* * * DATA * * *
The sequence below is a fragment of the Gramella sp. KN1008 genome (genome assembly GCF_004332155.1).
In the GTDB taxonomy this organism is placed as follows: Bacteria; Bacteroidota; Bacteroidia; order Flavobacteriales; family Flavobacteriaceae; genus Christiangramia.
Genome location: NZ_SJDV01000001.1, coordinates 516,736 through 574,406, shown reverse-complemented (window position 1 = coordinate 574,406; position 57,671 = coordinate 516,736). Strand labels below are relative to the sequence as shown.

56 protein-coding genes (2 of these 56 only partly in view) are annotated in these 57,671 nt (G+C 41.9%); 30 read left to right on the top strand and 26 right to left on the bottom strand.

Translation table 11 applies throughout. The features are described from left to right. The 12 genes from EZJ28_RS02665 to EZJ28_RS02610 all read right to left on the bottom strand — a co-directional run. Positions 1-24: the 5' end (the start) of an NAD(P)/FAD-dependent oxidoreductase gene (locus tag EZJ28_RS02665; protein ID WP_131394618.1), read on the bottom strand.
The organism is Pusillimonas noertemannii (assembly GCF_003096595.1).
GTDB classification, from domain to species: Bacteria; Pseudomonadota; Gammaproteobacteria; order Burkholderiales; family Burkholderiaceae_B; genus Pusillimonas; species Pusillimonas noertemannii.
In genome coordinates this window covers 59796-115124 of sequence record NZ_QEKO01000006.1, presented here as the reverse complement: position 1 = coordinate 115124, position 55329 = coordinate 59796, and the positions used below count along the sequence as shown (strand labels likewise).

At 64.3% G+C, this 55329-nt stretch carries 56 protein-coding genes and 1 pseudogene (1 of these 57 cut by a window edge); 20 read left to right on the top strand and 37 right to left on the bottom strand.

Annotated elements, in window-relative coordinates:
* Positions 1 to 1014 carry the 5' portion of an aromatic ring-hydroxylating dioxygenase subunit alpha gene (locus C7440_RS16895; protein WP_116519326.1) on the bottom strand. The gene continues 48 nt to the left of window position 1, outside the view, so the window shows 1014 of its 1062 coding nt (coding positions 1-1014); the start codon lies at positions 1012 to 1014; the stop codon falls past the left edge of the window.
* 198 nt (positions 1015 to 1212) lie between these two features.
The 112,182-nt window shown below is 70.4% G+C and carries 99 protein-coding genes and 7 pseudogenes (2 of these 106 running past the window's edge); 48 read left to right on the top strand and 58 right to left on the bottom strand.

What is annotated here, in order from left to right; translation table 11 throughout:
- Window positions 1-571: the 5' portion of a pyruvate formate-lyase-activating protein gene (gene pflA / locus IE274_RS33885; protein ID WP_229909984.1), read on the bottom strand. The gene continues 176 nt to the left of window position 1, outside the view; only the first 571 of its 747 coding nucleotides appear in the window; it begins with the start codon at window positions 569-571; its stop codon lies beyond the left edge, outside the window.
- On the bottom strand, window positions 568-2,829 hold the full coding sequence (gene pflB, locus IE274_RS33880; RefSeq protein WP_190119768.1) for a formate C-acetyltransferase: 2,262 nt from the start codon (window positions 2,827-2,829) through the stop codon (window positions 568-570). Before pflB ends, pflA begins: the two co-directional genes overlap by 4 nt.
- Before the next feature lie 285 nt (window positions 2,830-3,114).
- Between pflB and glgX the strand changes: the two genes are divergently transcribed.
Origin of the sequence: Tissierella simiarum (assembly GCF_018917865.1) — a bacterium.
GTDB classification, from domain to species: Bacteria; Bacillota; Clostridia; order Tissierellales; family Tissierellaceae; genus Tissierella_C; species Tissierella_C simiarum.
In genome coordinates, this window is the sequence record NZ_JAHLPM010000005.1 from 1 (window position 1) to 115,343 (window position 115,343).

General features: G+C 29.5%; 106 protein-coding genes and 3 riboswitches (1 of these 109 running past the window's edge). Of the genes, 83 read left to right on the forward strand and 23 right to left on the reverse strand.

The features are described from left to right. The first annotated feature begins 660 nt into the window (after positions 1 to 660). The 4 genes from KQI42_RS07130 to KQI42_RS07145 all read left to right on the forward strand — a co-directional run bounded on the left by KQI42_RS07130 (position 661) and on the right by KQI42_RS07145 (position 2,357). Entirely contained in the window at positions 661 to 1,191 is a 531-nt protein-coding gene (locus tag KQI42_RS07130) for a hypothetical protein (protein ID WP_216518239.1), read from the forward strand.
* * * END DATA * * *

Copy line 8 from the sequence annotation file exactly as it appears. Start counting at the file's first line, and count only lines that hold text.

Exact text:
In genome coordinates this window covers 59796-115124 of sequence record NZ_QEKO01000006.1, presented here as the reverse complement: position 1 = coordinate 115124, position 55329 = coordinate 59796, and the positions used below count along the sequence as shown (strand labels likewise).